-If the tangent is positive, the angle must be in Quadrant I or III. If the cosecant (reciprocal of sine) is negative, the sine must be negative, which places the angle in Quadrant III.

### What are the key points to remember when analyzing the signs of trigonometric functions?

-Key points include associating sine with the y-coordinate and cosine with the x-coordinate, understanding that tangent depends on both x and y coordinates, and knowing that reciprocal functions always have the same sign as their corresponding functions.

### Can you provide an example of determining an angle's quadrant based on the signs of its trigonometric functions?

-If the sine of an angle is positive and the cosine is negative, the angle must be in Quadrant II. Similarly, if the tangent is positive and the cotangent (reciprocal of tangent) is negative, the angle must be in Quadrant I.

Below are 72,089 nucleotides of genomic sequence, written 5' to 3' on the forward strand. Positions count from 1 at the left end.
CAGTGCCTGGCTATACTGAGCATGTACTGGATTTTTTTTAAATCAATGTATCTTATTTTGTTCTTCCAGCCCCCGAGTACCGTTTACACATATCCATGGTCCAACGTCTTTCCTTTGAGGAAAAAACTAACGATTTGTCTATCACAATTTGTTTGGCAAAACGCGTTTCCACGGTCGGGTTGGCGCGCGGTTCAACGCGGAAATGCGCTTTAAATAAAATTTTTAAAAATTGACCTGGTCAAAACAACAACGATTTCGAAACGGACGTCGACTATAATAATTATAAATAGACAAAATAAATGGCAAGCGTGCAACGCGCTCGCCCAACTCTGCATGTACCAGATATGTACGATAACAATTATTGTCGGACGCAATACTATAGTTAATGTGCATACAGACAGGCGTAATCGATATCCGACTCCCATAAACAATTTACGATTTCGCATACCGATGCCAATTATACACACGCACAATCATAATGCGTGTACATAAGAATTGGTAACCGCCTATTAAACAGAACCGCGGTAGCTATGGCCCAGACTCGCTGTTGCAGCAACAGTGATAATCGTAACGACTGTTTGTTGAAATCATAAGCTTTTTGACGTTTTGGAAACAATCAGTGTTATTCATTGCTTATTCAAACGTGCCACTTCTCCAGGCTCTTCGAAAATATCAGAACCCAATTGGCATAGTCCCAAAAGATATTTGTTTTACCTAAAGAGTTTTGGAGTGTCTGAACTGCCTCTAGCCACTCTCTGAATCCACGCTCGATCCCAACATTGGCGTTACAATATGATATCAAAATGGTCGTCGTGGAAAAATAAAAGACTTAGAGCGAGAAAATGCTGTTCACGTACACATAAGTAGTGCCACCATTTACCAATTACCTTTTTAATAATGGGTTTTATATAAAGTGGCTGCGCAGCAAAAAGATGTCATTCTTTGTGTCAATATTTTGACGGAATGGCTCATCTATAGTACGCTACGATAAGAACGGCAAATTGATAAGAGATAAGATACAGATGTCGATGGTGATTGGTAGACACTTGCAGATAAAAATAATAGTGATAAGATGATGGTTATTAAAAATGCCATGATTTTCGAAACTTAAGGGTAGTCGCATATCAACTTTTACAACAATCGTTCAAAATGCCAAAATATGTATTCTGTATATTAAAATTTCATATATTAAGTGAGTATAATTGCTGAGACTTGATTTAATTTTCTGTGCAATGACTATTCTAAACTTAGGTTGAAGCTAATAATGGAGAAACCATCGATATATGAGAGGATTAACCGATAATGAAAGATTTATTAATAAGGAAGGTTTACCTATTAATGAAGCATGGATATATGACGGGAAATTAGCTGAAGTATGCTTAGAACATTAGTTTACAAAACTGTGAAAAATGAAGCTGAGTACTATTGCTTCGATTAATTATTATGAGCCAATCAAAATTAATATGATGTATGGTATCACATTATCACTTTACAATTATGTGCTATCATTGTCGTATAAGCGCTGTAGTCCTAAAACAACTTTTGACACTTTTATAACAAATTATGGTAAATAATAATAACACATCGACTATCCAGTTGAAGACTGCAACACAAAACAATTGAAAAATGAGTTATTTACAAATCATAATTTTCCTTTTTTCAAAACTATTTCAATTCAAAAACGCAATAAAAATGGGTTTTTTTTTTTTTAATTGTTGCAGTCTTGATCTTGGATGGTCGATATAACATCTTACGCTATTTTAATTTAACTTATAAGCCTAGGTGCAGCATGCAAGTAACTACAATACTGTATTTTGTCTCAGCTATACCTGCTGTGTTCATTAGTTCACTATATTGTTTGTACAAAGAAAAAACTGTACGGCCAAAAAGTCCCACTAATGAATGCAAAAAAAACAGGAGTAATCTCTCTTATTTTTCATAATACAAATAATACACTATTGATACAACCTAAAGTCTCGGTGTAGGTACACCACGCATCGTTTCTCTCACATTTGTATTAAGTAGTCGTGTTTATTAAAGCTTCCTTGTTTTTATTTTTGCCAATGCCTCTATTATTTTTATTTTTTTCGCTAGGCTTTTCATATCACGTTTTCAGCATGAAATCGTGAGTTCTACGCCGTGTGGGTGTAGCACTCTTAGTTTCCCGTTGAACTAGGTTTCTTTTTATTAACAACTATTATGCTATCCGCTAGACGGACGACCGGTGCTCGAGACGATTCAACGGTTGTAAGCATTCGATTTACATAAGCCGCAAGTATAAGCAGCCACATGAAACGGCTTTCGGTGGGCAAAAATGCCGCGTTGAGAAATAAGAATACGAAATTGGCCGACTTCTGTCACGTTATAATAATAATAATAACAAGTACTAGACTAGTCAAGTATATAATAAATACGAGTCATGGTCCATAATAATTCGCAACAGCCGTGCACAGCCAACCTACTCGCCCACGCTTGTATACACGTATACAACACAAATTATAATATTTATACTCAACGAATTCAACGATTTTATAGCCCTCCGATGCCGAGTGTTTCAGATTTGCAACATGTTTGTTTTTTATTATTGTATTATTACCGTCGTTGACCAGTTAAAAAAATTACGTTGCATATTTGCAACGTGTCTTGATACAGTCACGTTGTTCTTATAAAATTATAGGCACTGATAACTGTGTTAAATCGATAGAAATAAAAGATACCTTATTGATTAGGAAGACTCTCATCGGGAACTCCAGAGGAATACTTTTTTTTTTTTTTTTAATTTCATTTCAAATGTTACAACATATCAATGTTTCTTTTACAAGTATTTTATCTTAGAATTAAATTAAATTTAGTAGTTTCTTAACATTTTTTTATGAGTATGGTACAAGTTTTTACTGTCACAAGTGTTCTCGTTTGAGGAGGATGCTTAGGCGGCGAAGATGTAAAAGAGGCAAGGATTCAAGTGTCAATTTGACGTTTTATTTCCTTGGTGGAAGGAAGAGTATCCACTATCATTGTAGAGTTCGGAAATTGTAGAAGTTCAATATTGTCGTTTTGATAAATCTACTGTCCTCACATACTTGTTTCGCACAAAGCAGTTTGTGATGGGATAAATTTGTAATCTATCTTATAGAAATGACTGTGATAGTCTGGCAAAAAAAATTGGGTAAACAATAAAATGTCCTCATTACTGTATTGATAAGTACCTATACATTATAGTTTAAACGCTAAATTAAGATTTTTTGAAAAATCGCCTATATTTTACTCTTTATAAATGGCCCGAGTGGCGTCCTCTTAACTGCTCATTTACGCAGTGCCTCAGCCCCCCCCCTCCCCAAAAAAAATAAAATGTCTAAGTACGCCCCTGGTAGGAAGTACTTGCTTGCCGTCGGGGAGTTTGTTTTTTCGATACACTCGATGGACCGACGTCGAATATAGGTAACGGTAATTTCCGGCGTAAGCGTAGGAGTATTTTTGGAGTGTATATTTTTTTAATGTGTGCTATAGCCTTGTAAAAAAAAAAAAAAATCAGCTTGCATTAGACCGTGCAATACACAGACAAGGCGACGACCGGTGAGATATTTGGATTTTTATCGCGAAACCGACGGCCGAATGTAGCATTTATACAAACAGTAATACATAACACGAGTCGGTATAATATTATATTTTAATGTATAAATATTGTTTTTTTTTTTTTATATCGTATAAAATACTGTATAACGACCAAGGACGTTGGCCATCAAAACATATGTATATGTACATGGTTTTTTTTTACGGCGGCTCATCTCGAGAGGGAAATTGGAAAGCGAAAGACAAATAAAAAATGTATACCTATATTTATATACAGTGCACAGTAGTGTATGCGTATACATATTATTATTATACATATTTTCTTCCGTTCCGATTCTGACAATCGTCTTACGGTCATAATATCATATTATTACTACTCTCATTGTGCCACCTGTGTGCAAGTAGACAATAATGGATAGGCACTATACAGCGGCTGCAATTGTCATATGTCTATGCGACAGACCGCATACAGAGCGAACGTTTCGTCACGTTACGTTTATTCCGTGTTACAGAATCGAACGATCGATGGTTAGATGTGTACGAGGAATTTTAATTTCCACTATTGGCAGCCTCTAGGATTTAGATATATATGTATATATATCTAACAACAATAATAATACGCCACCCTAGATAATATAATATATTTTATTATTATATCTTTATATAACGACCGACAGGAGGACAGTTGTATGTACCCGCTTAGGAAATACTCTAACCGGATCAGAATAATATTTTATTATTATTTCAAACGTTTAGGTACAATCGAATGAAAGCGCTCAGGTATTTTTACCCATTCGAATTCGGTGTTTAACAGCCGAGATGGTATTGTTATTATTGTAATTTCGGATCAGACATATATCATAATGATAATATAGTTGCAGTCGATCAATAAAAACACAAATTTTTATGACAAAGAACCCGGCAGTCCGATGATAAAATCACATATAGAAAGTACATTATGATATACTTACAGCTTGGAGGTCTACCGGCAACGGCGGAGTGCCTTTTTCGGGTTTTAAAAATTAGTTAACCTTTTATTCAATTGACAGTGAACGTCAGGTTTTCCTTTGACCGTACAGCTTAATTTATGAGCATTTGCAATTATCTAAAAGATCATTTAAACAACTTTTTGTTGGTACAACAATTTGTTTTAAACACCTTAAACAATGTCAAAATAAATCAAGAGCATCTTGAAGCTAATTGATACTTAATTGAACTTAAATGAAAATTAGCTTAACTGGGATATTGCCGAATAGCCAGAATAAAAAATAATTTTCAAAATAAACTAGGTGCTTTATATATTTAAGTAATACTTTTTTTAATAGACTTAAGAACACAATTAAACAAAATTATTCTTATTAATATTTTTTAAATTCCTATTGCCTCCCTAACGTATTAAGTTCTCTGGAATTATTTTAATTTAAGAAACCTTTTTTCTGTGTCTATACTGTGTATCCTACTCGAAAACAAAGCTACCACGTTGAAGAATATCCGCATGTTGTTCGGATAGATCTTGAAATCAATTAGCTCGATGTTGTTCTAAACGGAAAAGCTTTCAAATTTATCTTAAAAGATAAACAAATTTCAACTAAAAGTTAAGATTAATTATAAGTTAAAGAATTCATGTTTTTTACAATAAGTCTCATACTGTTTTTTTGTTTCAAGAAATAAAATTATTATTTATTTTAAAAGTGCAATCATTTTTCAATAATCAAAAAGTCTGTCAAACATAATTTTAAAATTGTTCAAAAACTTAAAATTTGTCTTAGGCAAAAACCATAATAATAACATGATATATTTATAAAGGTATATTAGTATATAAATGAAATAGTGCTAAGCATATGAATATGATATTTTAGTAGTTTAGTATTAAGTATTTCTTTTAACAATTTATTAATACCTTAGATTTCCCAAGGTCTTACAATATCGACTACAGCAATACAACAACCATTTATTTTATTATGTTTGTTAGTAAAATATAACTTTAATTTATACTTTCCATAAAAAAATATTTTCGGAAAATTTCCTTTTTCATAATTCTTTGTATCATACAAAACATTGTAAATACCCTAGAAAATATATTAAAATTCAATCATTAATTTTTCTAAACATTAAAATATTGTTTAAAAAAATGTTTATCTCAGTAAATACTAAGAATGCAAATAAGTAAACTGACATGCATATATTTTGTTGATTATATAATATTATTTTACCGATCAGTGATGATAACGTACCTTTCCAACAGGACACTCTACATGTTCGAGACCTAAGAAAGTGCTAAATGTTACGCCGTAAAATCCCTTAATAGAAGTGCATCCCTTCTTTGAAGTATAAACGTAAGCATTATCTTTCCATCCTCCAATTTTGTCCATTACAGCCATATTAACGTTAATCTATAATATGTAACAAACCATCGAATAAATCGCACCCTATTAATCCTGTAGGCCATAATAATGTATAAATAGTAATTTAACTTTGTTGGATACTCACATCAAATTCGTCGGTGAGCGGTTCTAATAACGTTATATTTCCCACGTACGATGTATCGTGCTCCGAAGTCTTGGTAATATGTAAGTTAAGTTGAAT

###### Outlines

##### π Understanding Trigonometric Function Signs

This paragraph introduces the concept of trigonometric function values and how their signs are determined by the quadrant in which the angle terminates. It explains the definitions of trigonometric functions using coordinates (x, y) and the radius (r) from the origin. The discussion includes the signs of coordinates in each quadrant (Q1-Q4) and how these signs affect the sine, cosine, and tangent functions. The key takeaway is that the sign of sine depends on the y-coordinate and cosine on the x-coordinate, with tangent's sign depending on both.

##### π Reciprocal Trigonometric Functions and Their Signs

This section delves into the signs of reciprocal trigonometric functions, explaining that the signs of reciprocals always match the original function. It provides a straightforward method for determining the signs of functions like secant (reciprocal of cosine) and cotangent (reciprocal of tangent) based on the known signs of cosine and tangent, respectively. The summary emphasizes the algebraic principle that reciprocals maintain the same sign, simplifying the process of identifying the quadrant of an angle based on the signs of its trigonometric function values.

##### π§© Identifying Quadrants with Trigonometric Function Signs